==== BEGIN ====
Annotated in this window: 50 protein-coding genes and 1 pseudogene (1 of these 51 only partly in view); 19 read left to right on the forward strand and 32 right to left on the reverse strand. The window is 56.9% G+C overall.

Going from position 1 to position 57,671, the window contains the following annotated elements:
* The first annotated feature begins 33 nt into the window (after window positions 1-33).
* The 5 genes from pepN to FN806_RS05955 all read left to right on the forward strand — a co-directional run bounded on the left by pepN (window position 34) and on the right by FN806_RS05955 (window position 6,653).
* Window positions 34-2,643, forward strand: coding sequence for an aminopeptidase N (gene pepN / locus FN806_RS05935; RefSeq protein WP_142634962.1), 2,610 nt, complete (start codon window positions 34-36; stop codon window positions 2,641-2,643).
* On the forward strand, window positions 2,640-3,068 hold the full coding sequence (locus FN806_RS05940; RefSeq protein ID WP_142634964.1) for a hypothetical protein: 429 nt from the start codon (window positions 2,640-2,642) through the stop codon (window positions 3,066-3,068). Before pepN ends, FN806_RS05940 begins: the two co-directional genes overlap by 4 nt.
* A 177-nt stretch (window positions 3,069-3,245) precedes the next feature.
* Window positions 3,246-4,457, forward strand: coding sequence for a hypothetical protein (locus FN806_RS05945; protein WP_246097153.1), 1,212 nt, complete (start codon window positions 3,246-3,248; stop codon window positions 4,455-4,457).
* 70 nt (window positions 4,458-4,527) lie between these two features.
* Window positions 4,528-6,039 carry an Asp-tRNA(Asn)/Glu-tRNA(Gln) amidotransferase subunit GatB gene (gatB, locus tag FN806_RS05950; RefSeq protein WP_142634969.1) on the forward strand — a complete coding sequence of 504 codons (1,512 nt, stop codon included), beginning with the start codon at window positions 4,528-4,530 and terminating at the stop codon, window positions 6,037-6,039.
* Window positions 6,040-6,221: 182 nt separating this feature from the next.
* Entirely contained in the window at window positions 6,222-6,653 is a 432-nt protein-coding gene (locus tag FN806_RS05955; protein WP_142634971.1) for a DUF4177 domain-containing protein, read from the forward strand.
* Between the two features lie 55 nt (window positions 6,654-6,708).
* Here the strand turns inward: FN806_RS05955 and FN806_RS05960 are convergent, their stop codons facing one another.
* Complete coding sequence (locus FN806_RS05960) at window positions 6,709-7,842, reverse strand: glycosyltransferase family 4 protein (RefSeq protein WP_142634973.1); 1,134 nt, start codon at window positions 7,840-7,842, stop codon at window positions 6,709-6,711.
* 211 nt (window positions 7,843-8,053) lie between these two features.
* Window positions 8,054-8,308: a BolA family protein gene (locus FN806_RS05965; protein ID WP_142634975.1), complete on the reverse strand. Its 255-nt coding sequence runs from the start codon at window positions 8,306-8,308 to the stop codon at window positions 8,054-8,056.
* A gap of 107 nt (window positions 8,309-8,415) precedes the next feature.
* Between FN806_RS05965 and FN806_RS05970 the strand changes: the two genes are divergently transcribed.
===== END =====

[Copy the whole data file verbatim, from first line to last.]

Annotated in this window: 50 protein-coding genes and 1 pseudogene (1 of these 51 only partly in view); 19 read left to right on the forward strand and 32 right to left on the reverse strand. The window is 56.9% G+C overall.

Going from position 1 to position 57,671, the window contains the following annotated elements:
* The first annotated feature begins 33 nt into the window (after window positions 1-33).
* The 5 genes from pepN to FN806_RS05955 all read left to right on the forward strand — a co-directional run bounded on the left by pepN (window position 34) and on the right by FN806_RS05955 (window position 6,653).
* Window positions 34-2,643, forward strand: coding sequence for an aminopeptidase N (gene pepN / locus FN806_RS05935; RefSeq protein WP_142634962.1), 2,610 nt, complete (start codon window positions 34-36; stop codon window positions 2,641-2,643).
* On the forward strand, window positions 2,640-3,068 hold the full coding sequence (locus FN806_RS05940; RefSeq protein ID WP_142634964.1) for a hypothetical protein: 429 nt from the start codon (window positions 2,640-2,642) through the stop codon (window positions 3,066-3,068). Before pepN ends, FN806_RS05940 begins: the two co-directional genes overlap by 4 nt.
* A 177-nt stretch (window positions 3,069-3,245) precedes the next feature.
* Window positions 3,246-4,457, forward strand: coding sequence for a hypothetical protein (locus FN806_RS05945; protein WP_246097153.1), 1,212 nt, complete (start codon window positions 3,246-3,248; stop codon window positions 4,455-4,457).
* 70 nt (window positions 4,458-4,527) lie between these two features.
* Window positions 4,528-6,039 carry an Asp-tRNA(Asn)/Glu-tRNA(Gln) amidotransferase subunit GatB gene (gatB, locus tag FN806_RS05950; RefSeq protein WP_142634969.1) on the forward strand — a complete coding sequence of 504 codons (1,512 nt, stop codon included), beginning with the start codon at window positions 4,528-4,530 and terminating at the stop codon, window positions 6,037-6,039.
* Window positions 6,040-6,221: 182 nt separating this feature from the next.
* Entirely contained in the window at window positions 6,222-6,653 is a 432-nt protein-coding gene (locus tag FN806_RS05955; protein WP_142634971.1) for a DUF4177 domain-containing protein, read from the forward strand.
* Between the two features lie 55 nt (window positions 6,654-6,708).
* Here the strand turns inward: FN806_RS05955 and FN806_RS05960 are convergent, their stop codons facing one another.
* Complete coding sequence (locus FN806_RS05960) at window positions 6,709-7,842, reverse strand: glycosyltransferase family 4 protein (RefSeq protein WP_142634973.1); 1,134 nt, start codon at window positions 7,840-7,842, stop codon at window positions 6,709-6,711.
* 211 nt (window positions 7,843-8,053) lie between these two features.
* Window positions 8,054-8,308: a BolA family protein gene (locus FN806_RS05965; protein ID WP_142634975.1), complete on the reverse strand. Its 255-nt coding sequence runs from the start codon at window positions 8,306-8,308 to the stop codon at window positions 8,054-8,056.
* A gap of 107 nt (window positions 8,309-8,415) precedes the next feature.
* Between FN806_RS05965 and FN806_RS05970 the strand changes: the two genes are divergently transcribed.